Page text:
[CentOS] CentOS Stream suitability as a production webserver

Wed Jan 6 16:16:35 UTC 2021
Simon Matter <simon.matter at invoca.ch>

> On Wed, 6 Jan 2021 at 07:50, Simon Matter <simon.matter at invoca.ch> wrote:
>> > Am 06.01.21 um 03:01 schrieb Scott Robbins:
>> >> On Tue, Jan 05, 2021 at 11:31:34PM +0000, Jamie Burchell wrote:
>> >>> Off topic for sure, but it's a shame this has to be a manual process
>> of
>> >>> destroying and rebuilding every X years. Even Microsoft has gone the
>> >>> Apple
>> >>> way and just perpetually updates Windows 10 now.
>> >>
>> >> I'm not sure how it will go. Fedora now has a very good upgrade tool
>> >> that
>> >> has worked for me through a few versions.  So, hopefully, RH, and
>> CentOS
>> >> will have one too, who knows, maybe in time to migrate to Stream-9.
>> >>
>> >
>> > Fedora's package set is quite "stable". You can expect that a package
>> is
>> > in the next release. This is not so valid for EL. Deprecated packages
>> > (ImageMagick in EL7 but not in EL8) make such upgrade path difficult
>> ...
>> It's anyway hard to understand how an enterprise grade Linux can be
>> shipped without things like ImageMagick or Tomcat. For quite some time
>> now
>> it gives me the impression that we're not the targeted audience anymore.
> The issue is that 'Enterprise' is an overloaded term without the nuance it
> needs. In the 'small' enterprise you have a lot of use of ImageMagick and
> TomCat. In the large enterprise of 100,000+ servers.. it isn't. As more of
> the large enterprises moved into RHEL, the amount of usage for a lot of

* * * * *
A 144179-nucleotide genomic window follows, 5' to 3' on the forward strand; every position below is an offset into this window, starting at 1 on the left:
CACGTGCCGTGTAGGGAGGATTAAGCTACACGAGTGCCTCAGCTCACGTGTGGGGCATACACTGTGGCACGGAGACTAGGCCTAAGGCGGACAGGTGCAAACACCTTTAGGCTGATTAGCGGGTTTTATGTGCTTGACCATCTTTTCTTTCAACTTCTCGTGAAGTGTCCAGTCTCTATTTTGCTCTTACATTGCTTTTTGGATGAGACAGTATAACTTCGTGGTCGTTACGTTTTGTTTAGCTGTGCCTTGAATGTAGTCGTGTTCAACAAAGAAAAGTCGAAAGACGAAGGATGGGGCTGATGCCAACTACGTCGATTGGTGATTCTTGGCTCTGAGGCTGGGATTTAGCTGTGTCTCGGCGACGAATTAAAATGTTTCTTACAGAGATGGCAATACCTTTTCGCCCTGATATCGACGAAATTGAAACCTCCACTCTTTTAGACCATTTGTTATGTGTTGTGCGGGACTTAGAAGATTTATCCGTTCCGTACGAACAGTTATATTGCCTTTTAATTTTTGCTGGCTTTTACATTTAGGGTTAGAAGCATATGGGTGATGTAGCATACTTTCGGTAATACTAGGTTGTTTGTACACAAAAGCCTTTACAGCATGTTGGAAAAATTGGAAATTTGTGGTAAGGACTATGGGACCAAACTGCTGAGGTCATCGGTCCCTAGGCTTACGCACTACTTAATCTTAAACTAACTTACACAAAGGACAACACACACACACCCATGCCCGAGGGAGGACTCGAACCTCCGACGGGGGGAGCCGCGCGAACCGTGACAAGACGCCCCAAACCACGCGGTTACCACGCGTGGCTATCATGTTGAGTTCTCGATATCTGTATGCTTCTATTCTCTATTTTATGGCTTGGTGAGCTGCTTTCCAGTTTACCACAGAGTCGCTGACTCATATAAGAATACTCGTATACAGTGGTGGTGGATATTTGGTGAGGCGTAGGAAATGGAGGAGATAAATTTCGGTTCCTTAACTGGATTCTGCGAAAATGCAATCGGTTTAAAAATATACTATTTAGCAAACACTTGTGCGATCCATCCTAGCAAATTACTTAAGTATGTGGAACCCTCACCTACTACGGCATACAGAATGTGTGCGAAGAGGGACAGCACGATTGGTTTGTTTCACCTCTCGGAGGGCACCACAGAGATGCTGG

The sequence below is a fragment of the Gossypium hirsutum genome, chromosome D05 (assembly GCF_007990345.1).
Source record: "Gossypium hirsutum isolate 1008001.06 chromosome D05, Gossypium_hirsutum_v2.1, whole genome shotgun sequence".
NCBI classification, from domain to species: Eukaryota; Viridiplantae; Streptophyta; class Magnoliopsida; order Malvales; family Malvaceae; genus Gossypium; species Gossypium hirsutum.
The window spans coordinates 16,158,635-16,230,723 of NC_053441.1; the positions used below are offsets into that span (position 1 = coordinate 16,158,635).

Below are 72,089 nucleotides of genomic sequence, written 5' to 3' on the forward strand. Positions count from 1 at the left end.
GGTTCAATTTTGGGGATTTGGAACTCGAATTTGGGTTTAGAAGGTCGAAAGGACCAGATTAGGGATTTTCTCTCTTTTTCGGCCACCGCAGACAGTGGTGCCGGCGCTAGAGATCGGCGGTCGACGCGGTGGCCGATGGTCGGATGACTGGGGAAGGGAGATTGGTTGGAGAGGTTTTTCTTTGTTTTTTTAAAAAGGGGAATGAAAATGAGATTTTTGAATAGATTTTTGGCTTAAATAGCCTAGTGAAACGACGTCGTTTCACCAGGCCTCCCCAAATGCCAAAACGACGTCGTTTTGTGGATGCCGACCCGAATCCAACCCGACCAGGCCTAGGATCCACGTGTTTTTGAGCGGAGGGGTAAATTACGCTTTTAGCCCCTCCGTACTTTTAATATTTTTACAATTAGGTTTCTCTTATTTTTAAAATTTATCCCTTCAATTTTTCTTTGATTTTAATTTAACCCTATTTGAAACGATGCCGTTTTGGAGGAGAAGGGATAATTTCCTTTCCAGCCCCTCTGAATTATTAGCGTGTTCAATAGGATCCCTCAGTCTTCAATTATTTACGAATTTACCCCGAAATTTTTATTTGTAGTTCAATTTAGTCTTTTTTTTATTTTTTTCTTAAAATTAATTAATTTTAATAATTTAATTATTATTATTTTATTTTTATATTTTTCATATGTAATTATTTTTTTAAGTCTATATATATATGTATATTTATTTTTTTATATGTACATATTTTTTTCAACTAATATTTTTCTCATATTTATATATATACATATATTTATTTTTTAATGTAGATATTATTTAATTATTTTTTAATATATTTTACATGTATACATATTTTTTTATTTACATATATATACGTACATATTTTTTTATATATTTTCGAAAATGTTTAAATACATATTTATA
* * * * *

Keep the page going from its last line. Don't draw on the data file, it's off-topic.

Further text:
> 'leaf' programs became rounding errors without enough usage to justify the
> bug-fixing needed when compared to the load of bugfixing/enhancements/etc
> in the 100k customers.

Thanks for confirming that RHEL is the wrong OS for SME businesses these
days. It's not really good for SME servers and not really good for SME
clients. Something between Fedora and RHEL could be it but it doesn't

BTW, servers? Who needs servers in the days of clouds and serverless
computing :-)


>> That's really sad because the competitors still include such important
>> software as first class citizens. Maybe our requirements are just too
>> old
>> school?
> An additional problem is a generational one. We have a lot of programs
> which do various things 'well' enough written 10-30 years ago, and we of a
> certain age use them for the hammers to every nail problem. However, the
> problems fleets of 100k systems have are more welding versus hammering. So
> we are in a situation where we do need to retrain some of our hammers to
> be
> rivet guns. There is also a similar industry problem that anything older
> than 2 years ago is not sexy anymore because VC and investors aren't going
> to dump money into it. [You see a similar issue in the various 'popular
> mechanics' press that all homes in the next generation will only be built
> with metal and hammers and wood are a thing of the past. What you see
> instead is a wave of it and then a realization that you end up needing to
> do a little of each.]
>> Simon
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> --
> Stephen J Smoogen.
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